Canal and Rivers Trust seeks heritage trainees

Following the announcement of an £811,000 grant to the Canal and Rivers Trust in May by the Heritage lottery Fund (HLF), 42 waterways Heritage Trainees are now being recruited to work on the project, which includes practical work in stonemasonry and maintenance.

The Canal and Rivers Trust writes:
The Trust is recruiting 42 people to keep alive the traditional techniques that were used to construct the waterways across the country more than 200-years ago. Trainees will learn the arts of lime mortaring, stonemasonry and carpentry, among other skills that are essential to maintaining and improving the network.

£607,000 of the overall £811,000 for the scheme comes from the Heritage Lottery Fund – Skills for the Future programme, the Radcliffe Trust is contributing £9,000, the Norton Foundation providing £2,000 with the Trust providing the remaining funds. The project – called Waterway Heritage Skills – will see fourteen trainees recruited each year for three years, with each post lasting 12 months. They will work alongside the Trust’s staff across the country on projects such as the winter stoppage programme that this year saw 141 new lock gates replaced and major work to lock chambers and masonry. Through this work current experts will pass on their unique experience to the next generation of heritage workers.

Nigel Crowe, head of heritage at the Canal & River Trust, said: ‘Our waterways are home to such a rich variety of the nation’s industrial heritage, engineering marvels that continue to stand up to the rigours of modern day life two centuries after they were built. We’re looking for new recruits to learn the skills that will keep our locks, bridges and other structures in the condition that people rightly expect. This means using traditional materials, like stone and lime mortar, and specialised conservation  techniques, There can’t be too many industries where these age-old skills endure to the present day, so this really is a unique opportunity for someone to take on, and I’d encourage anyone interested to get in touch.’

Canal and Rivers Trust press release

Find out how to apply

IHBC newsblog on waterway skills

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Renewable energy community groups gain £500,000 funding

The Department for Environment, Food and Rural Affairs (DEFRA) has announced details of £500,000 for rural community energy projects across England under the Rural Community Energy Fund

DEFRA writes:
Thirty local renewable energy projects stretching from Cornwall to Cumbria are celebrating being the first recipients of the government’s Rural Community Energy Fund (RCEF) this year, with over £500,000 assigned to help develop bespoke projects across England.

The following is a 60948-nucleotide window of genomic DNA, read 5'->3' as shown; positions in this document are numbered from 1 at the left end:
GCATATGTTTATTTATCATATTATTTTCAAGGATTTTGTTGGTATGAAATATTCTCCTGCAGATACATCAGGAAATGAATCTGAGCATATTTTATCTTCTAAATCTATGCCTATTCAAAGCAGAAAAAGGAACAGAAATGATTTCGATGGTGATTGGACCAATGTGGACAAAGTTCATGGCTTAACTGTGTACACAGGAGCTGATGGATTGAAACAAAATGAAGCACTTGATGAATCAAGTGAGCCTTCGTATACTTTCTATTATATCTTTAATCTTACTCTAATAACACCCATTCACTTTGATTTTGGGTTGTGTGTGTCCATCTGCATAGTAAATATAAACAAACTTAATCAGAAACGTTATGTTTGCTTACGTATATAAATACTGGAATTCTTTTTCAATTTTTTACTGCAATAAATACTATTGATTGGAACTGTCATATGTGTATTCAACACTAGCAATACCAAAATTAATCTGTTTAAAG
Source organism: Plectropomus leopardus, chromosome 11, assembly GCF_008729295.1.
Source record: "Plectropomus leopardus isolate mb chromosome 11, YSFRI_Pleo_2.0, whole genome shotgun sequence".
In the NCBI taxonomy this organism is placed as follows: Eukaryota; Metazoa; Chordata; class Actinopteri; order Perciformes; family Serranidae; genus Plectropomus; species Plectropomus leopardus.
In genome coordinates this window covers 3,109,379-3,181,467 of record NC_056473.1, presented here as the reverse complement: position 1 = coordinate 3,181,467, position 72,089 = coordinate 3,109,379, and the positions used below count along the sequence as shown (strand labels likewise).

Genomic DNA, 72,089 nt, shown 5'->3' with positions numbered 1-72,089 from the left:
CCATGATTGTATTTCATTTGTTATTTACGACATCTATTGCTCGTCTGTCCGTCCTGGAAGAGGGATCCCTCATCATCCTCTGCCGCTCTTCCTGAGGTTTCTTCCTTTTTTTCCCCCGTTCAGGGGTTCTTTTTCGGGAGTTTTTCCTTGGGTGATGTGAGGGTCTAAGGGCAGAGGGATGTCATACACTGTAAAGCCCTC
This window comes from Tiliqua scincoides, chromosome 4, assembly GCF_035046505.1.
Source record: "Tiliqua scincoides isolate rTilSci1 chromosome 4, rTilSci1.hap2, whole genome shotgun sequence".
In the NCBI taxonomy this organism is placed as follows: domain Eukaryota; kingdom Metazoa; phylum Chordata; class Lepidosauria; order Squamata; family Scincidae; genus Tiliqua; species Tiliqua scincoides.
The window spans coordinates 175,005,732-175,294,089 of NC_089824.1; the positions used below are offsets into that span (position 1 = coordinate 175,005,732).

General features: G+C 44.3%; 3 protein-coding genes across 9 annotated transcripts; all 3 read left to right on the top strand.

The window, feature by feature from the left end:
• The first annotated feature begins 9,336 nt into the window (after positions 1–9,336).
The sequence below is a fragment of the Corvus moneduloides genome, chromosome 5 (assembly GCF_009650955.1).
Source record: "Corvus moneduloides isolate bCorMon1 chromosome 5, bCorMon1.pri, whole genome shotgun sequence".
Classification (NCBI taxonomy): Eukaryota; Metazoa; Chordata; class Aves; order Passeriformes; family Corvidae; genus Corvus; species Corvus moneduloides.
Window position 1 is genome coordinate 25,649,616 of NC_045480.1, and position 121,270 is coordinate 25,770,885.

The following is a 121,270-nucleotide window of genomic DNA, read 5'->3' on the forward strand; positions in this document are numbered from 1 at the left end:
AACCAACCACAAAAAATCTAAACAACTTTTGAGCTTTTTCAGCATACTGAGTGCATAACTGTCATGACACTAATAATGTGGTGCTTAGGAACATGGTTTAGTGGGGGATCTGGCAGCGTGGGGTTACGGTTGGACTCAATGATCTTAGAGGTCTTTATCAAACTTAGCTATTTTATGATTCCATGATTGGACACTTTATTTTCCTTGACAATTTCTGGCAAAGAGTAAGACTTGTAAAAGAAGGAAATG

The first 30 projects receiving funding represent a spectrum of technologies, including community scale anaerobic digestion, solar power, hydro and wind as well as renewable and low carbon heat networks. All have sought government support to help raise funding to help realise their ambitions, enabling them to implement environmentally friendly sources of energy at a local level.

In Cumbria, RCEF is supporting a project which aims to provide heat directly to a local primary school from a community owned anaerobic digestion facility. This will also generate income from the sale of electricity to benefit other community projects, in a future community group partnership with four farms.

Thanks to RCEF, a community group in the South West of England is one step closer to realising its ambition of siting solar panels on commercial and community buildings in its market town, and investing the income into local energy related projects.

A joint initiative between Defra and DECC, the £15 million Rural Community Energy Fund was created to help community groups based in rural areas develop their own local renewable energy projects. Administered by resource efficiency experts WRAP, the fund provides up to £150,000 of funding to individual projects for feasibility and pre-planning development work to help them become investment ready.

Environment and Rural Affairs Minister Dan Rogerson said: ‘This fund will strengthen the rural economy, safeguard the environment, and will allow communities to unlock the potential of renewable energy. Since launching we’ve seen a wide range of projects given the green light and I urge more people to apply and make the most of this opportunity to get their local project off the ground.’

Energy and Climate Change Minister, Greg Barker said: ‘It’s great to see so many communities across the UK benefitting from local clean energy. I want to see more communities becoming producers of energy – powering schools, market towns and community centres sustainably – and boosting their economy at the same time.  It’s initiatives like this that are so important for achieving my vision for the Big 60,000 and I wish WRAP every continued success.’

More projects are currently going through the assessment process, and many more are expected to receive financial support over the six year lifetime of the fund. WRAP will manage the fund for the duration.

UK Gov press release

IHBC newsblogs on RCEF

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Planning & heritage in the 2014 Commonwealth Games

A citizen journalism initiative has been reporting on some planning, heritage and regeneration around the Glasgow 2014 Commonwealth Games, with a profile of a community empowerment initiative in Dalmarnock (where the Athlete’s Village is), the Commonwealth related work of Glasgow City Heritage Trust and a ‘green legacy’ architectural exhibition.

Read more about the ‘Destination Dalmarnock’ project decoding the language of planning for local residents on #Citizen2014 website